Survey Results: Food Allergy Knowledge Among Restaurant Managerial Staff

A survey of restaurant owners, managers and chefs published earlier this month in the Journal of Foodservice Business Research showed that even though 80 percent of participants indicated they had received training about food allergies, there were wide gaps in knowledge about food allergies.

Restaurant Survey Food Allergy

Researchers at Auburn University surveyed 110 restaurant managerial staff in the U.S. from both independent and chain restaurants to investigate the levels of awareness and preparedness related to serving customers with food allergies. Among their findings:

  • Nearly 22 percent of participants indicated food allergy reactions had occurred at their restaurants in the past year.
  • The top three strategies adopted by restaurants to accommodate food allergies were modifying recipes upon request, stating food allergens on the menus and posting food allergen information on the restaurant website.
  • The mean food allergy knowledge scores was 19.7 (highest possible score was 28).
  • More than 40 percent were not able to identify soy and fish among top allergens
  • Half were not able to identify arachis oil as peanut oil
  • About 40 percent believed that simply removing a food allergen from a plated meal could prevent an allergic reaction and that food allergies could be cured by modern medicine
  • More than half thought a food allergy and a food intolerance are the same condition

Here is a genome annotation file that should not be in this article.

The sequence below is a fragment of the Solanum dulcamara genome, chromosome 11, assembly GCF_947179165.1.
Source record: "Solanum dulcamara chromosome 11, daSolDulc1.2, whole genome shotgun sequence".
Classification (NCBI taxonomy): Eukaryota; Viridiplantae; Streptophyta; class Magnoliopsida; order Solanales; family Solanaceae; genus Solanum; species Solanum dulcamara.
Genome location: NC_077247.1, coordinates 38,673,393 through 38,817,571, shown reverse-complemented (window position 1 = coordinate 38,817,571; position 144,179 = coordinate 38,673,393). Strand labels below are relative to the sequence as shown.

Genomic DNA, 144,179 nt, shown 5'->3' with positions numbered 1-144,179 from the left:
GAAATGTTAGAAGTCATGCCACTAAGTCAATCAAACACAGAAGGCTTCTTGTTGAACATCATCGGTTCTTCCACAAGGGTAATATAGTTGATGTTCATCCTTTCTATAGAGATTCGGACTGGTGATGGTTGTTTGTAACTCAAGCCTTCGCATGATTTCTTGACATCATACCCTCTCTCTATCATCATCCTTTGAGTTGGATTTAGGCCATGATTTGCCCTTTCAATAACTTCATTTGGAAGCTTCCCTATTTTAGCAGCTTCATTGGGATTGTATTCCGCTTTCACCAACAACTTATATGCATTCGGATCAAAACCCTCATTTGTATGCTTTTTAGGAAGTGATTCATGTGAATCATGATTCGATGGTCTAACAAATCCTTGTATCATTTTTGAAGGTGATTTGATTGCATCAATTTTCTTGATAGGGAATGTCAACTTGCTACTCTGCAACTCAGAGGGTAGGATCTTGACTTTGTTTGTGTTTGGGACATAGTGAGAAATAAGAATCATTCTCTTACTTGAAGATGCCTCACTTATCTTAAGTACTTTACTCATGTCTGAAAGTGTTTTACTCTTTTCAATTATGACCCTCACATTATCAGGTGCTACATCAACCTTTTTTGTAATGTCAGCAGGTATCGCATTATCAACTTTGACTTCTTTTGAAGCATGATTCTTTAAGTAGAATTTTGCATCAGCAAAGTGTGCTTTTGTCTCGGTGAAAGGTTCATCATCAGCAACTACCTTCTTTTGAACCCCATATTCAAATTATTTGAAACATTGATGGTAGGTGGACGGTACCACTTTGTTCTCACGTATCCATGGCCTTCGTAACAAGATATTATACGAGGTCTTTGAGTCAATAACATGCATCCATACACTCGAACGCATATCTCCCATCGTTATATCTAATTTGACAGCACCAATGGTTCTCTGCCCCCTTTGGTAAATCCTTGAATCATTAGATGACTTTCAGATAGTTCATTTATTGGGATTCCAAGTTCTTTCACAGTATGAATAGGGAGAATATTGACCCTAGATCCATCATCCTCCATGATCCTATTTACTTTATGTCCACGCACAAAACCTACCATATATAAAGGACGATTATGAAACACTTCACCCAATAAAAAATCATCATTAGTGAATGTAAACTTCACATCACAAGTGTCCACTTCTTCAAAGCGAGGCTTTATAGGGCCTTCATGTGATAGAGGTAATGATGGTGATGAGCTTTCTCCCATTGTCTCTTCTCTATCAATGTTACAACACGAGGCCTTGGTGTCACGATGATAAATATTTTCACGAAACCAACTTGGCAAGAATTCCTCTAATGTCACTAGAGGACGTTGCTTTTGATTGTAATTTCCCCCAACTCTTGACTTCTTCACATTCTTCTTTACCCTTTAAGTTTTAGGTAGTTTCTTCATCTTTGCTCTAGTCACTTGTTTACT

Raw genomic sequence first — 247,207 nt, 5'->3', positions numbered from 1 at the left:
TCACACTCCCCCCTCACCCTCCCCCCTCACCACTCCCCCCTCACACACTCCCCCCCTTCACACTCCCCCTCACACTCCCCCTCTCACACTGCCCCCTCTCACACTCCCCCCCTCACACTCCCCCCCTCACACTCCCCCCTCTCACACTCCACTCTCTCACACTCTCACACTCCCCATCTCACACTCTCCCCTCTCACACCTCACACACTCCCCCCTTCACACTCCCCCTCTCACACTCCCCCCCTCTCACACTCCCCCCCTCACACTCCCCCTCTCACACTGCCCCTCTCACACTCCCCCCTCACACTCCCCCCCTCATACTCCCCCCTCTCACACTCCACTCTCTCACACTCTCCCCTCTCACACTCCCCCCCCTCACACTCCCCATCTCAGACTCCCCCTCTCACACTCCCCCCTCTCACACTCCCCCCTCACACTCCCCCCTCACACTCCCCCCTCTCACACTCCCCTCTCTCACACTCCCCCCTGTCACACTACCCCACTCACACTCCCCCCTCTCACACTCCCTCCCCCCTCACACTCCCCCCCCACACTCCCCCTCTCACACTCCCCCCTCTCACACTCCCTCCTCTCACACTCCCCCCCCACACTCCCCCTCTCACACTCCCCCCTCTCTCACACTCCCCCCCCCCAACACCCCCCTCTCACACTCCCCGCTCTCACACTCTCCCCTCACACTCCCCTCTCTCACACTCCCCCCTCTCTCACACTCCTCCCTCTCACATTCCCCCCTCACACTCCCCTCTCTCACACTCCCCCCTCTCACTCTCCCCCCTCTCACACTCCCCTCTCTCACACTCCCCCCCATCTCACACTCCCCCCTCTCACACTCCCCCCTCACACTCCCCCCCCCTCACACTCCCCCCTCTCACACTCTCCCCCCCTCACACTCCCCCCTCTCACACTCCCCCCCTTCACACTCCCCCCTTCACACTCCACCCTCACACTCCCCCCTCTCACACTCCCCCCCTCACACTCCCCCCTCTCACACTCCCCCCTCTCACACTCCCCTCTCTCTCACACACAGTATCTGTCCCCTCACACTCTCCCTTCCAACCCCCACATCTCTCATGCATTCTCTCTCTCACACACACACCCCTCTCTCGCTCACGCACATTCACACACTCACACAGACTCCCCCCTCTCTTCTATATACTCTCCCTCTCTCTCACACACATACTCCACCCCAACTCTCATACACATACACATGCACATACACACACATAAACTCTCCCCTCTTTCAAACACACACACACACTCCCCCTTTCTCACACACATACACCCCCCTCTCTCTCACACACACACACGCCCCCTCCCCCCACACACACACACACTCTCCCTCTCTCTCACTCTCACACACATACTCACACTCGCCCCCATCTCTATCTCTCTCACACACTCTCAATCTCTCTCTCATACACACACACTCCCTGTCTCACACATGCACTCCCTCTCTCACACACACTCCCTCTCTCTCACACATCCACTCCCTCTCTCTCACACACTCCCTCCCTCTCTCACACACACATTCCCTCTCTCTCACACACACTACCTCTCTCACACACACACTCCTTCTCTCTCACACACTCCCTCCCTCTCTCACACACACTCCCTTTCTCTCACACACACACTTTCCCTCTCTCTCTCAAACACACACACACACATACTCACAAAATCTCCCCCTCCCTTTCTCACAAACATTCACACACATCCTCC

“These findings imply that restaurateurs are evidently underestimating the severity of food allergies,” the authors wrote.

Encouragingly, nearly 70 percent of participants indicated they had provided food allergy training to their employees in the past year. Chefs scored higher in food allergy knowledge on the survey than managers and owners. Most participants agreed that food allergies have become more prevalent and that they had encountered a broader variety of food allergies.

Participants indicated that barriers to getting employees trained were lack of commitment, lack of interest in attending food allergy training, scheduling conflicts and employee turnover.

“Findings from this study showed that restaurants have attempted to respond to food allergies both at the front and back-of-the-house functions. These efforts should be continued as food allergy is a health concern that is on the rise,” the authors wrote.

FARE’s SafeFARE program has comprehensive resources for diners and restaurant staff. Visit for more information on food allergen training for restaurants.